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Details of the instruments are visible here.  Note also how the telescopic sight mounted through the center section of the windscreen.  (Detail & Scale Copyright Photo by Bert Kinzey)

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Additional details of the instrument panel are revealed here in this photo taken from the opposite side of the cockpit.  (Detail & Scale Copyright Photo by Bert Kinzey)

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The entire windscreen and telescopic sight are shown here.  Note how the center section of the windscreen is much thicker than the outer two sections.  (Detail & Scale Copyright Photo by Bert Kinzey)

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The magnetic compass was actually mounted outside the cockpit under the upper left wing.  At the wing root, note the black hand hold used by the pilot to climb onto the aircraft and enter the cockpit.  (Detail & Scale Copyright Photo by Bert Kinzey)

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Details on the left side of the cockpit are shown here.  The black throttle quadrant was quite simple in design.  (Detail & Scale Copyright Photo by Bert Kinzey)

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Electrical controls were on the right side of the cockpit.  (Detail & Scale Copyright Photo by Bert Kinzey)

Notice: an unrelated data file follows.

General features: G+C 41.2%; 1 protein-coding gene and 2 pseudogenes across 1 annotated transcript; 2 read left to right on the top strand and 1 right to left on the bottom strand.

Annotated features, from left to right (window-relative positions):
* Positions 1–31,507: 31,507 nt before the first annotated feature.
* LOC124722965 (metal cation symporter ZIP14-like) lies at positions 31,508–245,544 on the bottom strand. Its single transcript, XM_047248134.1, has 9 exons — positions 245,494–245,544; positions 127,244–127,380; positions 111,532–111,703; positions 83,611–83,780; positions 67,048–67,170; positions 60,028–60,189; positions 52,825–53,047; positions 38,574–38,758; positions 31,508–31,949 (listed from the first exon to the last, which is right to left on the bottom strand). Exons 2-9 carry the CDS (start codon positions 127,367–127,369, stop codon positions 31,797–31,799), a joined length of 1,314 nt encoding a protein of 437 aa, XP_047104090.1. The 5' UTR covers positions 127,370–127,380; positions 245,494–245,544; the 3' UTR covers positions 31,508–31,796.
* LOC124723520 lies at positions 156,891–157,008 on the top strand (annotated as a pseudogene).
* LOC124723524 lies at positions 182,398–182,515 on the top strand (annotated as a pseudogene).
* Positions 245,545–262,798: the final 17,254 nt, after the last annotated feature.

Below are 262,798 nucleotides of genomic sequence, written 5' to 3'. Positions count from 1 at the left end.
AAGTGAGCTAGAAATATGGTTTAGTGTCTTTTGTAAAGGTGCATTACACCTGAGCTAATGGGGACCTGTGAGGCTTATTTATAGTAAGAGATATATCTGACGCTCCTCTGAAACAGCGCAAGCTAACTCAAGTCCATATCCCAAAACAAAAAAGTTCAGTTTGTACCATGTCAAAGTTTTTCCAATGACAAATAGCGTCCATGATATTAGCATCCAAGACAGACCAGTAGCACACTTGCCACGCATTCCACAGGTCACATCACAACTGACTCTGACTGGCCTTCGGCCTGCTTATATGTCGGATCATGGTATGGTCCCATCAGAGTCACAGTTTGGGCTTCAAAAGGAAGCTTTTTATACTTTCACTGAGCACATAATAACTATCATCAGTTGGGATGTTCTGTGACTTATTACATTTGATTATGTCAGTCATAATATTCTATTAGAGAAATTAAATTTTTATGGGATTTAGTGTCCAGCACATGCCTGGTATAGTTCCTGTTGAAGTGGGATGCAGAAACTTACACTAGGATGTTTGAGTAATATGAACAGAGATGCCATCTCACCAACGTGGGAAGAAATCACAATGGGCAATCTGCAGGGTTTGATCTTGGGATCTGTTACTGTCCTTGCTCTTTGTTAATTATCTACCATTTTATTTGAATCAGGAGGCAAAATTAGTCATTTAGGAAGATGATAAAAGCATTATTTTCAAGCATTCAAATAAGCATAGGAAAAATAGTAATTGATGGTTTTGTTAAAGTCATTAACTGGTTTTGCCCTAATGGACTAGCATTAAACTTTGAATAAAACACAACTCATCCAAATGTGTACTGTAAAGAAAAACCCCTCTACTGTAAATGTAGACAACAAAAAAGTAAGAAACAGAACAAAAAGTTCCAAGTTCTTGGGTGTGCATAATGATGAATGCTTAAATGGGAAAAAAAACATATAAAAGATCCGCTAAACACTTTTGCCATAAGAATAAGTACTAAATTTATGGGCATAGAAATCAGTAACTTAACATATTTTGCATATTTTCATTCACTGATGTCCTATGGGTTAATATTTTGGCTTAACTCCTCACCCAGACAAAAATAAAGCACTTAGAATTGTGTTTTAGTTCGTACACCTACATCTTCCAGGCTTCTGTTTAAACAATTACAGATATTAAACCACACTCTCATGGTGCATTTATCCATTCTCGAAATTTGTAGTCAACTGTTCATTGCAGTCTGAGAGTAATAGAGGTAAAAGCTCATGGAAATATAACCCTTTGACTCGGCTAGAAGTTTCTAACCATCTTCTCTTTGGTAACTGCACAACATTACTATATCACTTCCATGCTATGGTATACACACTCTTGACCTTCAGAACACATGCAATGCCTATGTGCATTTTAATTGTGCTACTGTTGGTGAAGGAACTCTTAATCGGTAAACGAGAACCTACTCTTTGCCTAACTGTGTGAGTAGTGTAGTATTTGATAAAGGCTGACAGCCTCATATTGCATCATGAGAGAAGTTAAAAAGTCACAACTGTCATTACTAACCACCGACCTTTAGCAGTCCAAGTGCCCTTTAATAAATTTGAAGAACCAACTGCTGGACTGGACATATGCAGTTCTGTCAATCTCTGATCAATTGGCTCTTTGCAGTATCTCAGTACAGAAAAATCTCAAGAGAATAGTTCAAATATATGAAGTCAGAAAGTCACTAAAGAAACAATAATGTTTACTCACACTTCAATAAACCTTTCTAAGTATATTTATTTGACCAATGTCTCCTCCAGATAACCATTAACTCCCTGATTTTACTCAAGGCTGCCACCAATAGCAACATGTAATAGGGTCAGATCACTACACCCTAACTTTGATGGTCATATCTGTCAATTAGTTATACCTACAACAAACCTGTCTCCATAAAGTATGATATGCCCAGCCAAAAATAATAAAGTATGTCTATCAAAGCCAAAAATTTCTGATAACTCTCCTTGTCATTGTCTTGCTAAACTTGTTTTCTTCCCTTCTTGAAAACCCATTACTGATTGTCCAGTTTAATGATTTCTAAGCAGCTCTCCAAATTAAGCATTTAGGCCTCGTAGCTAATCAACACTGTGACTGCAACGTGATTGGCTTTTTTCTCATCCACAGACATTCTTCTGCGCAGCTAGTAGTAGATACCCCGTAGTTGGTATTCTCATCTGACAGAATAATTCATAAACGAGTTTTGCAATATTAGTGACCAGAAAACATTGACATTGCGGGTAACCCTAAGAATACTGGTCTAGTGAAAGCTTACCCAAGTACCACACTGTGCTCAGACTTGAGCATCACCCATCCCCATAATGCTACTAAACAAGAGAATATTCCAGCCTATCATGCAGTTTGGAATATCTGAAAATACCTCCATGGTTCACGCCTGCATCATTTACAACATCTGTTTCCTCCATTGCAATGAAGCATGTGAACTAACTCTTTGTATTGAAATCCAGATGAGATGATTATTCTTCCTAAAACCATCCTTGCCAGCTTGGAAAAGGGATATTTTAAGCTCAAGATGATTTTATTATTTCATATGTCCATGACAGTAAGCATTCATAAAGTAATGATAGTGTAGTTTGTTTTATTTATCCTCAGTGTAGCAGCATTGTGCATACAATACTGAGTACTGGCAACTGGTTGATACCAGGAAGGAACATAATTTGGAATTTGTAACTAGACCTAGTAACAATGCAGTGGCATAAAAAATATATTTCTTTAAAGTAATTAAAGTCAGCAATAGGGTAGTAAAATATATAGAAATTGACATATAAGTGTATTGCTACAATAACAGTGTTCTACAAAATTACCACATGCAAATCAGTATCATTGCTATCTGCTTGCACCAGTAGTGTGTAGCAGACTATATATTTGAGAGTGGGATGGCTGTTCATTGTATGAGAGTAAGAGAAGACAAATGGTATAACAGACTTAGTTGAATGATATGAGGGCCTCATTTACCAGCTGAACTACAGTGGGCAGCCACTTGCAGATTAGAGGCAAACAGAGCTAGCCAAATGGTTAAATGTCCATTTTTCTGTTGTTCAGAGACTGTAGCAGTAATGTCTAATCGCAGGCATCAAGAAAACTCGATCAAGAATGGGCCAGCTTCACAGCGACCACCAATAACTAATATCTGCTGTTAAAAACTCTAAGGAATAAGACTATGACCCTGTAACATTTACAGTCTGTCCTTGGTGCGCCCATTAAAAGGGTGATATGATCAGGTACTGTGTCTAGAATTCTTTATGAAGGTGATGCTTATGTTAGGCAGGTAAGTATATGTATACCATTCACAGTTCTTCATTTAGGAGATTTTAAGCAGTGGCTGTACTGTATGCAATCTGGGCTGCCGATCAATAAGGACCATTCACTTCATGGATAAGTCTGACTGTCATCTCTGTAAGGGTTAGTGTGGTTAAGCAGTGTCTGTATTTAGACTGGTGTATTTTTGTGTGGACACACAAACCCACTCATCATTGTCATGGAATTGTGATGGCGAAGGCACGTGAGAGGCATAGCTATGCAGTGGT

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This close-up shows the ammunition boxes.  Holes in the boxes allowed the pilot to see how many rounds were remaining, and numbers in hundreds were painted on the boxes to indicate the quantity for every other row of holes.  (Detail & Scale Copyright Photo by Bert Kinzey)

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Beneath each rudder pedal was a metal plate that served as a foot rest.  (Detail & Scale Copyright Photo by Bert Kinzey)

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The seat was a metal bucket design.  The padded headrest was part of the faring on top of the fuselage aft of the cockpit.  (Detail & Scale Copyright Photo by Bert Kinzey)

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The Wright R-975-E3 Whirlwind was a single-row, nine-cylinder, radial engine.  It tuned a two-blade constant-speed propeller while producing a maximum of 438 horsepower.  (Detail & Scale Copyright Photo by Bert Kinzey)